– the barrier and stigma of sickness or disease or stress or simply being different
Indeed, the Samaritan who praised God was considered a sub-human species, a fake Jew, a person contaminated by the “wrong” religion, “wrong” customs, and “wrong” relations, a minority who would never be allowed to participate in worship and show himself “clean” to the priests. An invisible but palpable boundary separated him from Jesus, his disciples, and the other nine. What does he know about Jesus and for what does he give God praise? That Jesus was constantly challenging existing socially and religiously constructed boundaries and pushing them ever outward. How shocking it would be for the other nine to see an outsider welcomed into Jesus’ holy community, holiness redefined
by Jesus as God’s mercy made available to anyone and everyone in need.
I was standing in the restroom across from my office at PLU, combing my hair, when a student entered: a student who sported bright pink lipstick on his lips, wearing low heels, holding a purse with enough bling on it to blind the sun, wearing a black T-shirt emblazoned in bright gold with the letters “PLU.” I thought to myself: “The sweet Norwegian Lutherans who founded this school in the 19th
century could never have imagined this moment.” Another student walked in and upon seeing the first student, purse in hand, turned around as he snorted a nasty expletive and quickly walked out. Perhaps the second student missed the notices across the campus that state we are a transgender friendly school. Perhaps it wouldn’t have mattered. Perhaps he did not know or would not have cared that this pink-lipped student, created in the image of God with an eternal dignity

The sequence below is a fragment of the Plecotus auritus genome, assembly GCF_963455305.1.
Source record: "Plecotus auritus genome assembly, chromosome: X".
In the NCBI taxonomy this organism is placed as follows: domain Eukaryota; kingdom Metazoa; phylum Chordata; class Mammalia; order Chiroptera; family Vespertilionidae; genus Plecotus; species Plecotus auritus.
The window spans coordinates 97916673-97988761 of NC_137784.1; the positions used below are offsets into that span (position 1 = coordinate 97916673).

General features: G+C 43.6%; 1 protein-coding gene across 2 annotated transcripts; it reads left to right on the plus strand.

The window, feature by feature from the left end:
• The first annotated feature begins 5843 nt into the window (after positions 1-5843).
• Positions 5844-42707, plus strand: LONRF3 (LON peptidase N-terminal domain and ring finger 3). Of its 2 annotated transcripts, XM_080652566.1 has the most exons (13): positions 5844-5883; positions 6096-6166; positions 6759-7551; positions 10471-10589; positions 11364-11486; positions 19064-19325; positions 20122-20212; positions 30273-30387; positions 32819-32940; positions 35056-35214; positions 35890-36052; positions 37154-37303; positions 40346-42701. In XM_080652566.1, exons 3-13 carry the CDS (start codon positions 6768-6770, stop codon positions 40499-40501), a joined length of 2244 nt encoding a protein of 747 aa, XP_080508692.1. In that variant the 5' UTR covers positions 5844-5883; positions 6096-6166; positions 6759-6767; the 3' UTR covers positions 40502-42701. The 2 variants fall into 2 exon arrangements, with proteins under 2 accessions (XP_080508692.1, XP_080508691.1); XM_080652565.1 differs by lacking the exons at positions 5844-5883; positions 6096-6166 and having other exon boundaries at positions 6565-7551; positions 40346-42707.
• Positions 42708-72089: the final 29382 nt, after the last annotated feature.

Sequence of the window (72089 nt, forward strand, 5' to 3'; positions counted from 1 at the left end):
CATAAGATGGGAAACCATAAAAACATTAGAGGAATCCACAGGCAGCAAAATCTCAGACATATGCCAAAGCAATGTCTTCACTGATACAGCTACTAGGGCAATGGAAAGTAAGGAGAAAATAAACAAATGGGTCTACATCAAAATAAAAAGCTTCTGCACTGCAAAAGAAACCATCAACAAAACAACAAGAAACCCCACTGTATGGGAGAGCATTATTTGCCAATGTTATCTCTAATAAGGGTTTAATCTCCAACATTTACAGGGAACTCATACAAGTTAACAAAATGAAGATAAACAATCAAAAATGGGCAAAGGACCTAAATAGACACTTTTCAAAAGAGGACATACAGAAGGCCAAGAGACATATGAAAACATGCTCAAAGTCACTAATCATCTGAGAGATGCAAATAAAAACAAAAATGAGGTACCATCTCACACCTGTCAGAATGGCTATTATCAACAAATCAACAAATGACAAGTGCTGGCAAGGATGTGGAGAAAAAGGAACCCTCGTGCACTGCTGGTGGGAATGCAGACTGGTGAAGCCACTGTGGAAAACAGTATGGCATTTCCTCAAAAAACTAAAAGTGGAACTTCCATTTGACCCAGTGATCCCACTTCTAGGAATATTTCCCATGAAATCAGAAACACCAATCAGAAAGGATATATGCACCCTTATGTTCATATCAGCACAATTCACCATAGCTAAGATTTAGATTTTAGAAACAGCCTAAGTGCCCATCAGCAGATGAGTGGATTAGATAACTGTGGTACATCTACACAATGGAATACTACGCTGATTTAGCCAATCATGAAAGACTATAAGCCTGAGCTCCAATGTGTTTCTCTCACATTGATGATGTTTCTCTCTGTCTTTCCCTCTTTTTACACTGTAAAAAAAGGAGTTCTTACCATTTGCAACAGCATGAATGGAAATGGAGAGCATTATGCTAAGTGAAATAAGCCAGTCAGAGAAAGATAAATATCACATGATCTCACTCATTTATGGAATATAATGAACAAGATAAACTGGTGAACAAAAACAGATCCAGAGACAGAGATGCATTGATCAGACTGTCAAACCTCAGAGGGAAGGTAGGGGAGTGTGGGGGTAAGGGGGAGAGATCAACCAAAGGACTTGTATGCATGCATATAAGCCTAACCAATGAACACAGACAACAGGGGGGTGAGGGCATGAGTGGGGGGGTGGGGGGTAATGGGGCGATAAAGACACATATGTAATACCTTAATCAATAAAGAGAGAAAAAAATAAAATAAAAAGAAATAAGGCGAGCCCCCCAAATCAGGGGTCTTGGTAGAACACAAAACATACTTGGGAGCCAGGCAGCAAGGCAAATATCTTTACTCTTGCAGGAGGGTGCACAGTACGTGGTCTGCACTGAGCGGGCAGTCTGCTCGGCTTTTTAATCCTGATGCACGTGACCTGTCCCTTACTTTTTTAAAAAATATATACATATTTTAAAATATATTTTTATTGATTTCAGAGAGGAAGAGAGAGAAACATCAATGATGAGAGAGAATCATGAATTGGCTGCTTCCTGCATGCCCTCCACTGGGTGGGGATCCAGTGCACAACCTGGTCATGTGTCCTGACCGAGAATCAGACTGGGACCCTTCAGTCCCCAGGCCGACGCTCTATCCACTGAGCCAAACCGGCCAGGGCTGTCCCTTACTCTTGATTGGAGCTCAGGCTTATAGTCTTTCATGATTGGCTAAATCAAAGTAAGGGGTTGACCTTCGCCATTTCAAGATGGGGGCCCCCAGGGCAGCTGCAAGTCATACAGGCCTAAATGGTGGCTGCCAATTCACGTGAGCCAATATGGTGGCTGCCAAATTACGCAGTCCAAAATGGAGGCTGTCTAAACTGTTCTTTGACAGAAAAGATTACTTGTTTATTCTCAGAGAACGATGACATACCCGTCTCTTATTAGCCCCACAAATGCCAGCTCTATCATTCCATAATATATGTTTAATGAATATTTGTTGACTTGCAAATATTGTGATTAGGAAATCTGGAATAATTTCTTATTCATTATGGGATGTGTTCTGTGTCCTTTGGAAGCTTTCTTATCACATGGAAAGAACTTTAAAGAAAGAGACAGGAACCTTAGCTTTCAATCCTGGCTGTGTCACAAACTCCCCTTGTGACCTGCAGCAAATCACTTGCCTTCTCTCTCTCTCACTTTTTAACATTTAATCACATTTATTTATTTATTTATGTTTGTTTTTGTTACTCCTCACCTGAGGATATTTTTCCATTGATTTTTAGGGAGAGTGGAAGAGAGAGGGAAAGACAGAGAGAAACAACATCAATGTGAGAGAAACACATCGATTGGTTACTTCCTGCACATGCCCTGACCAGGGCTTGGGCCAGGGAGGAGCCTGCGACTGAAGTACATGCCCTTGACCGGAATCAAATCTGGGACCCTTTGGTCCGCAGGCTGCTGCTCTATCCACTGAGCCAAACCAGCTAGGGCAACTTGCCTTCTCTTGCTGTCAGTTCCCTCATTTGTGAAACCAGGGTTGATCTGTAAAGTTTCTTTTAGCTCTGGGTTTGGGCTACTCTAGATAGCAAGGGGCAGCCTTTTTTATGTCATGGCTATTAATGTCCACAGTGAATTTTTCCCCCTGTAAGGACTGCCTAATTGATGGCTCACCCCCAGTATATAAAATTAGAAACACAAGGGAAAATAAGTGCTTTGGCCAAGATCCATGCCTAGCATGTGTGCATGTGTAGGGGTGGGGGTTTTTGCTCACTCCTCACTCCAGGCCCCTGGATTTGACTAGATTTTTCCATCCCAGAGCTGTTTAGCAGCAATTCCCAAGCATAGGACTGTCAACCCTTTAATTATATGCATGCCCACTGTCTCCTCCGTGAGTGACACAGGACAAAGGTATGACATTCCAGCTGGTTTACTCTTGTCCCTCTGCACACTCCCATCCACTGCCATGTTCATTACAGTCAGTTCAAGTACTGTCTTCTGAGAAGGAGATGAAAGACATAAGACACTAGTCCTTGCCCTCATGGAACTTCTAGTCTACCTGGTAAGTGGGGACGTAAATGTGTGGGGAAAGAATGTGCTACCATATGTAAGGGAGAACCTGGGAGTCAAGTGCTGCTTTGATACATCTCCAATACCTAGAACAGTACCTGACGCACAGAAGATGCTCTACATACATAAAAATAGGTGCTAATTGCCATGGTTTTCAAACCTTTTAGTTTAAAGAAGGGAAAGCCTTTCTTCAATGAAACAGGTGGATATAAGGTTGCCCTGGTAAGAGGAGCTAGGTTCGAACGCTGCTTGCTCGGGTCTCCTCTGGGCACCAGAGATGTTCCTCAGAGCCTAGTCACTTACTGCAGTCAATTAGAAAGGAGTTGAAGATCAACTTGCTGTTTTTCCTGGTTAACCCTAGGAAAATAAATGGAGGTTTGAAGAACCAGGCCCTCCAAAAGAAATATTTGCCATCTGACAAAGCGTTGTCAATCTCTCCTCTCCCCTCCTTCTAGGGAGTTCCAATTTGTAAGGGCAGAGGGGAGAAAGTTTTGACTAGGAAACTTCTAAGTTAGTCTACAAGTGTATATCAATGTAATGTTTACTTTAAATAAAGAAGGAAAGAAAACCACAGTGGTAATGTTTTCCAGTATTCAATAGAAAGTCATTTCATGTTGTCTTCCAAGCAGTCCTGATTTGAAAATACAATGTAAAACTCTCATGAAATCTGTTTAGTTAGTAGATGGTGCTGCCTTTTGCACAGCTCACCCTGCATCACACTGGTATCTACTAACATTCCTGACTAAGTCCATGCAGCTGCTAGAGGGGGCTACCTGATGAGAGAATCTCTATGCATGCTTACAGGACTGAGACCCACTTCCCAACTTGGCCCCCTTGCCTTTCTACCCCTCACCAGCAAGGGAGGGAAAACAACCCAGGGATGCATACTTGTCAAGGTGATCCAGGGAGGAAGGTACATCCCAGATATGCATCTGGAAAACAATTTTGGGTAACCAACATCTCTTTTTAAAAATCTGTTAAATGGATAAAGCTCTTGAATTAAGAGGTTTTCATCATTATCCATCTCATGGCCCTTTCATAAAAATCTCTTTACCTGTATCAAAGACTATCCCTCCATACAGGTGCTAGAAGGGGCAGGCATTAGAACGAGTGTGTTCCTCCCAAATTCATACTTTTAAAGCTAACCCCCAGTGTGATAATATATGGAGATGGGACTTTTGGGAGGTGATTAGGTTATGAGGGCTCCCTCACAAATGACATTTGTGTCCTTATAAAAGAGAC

, was struggling to find his truest self – her truest self – in a world so quick to erect barriers, to stigmatize someone who doesn’t fit the neat categories we construct. As my favorite off color comedian, the Liberal Redneck, says: “There’ll always be someone on the other side of the door just waiting to beat the hell out of you if you’re different.”
But, we hope: not here in this place of worship, this place of learning, this place committed to the service of the neighbor, any neighbor, in need. Not here where we praise God for the deconstruction of barriers that divide us. Not here where we ask God to melt within us the fear of what is simply different. Not here where we share peace rather than violence. Not here where the friend of sinners gives himself and his expansive self to you and me in wine cup and bread fragment. Not here.
Can I get an Amen?
Fr. Samuel Torvend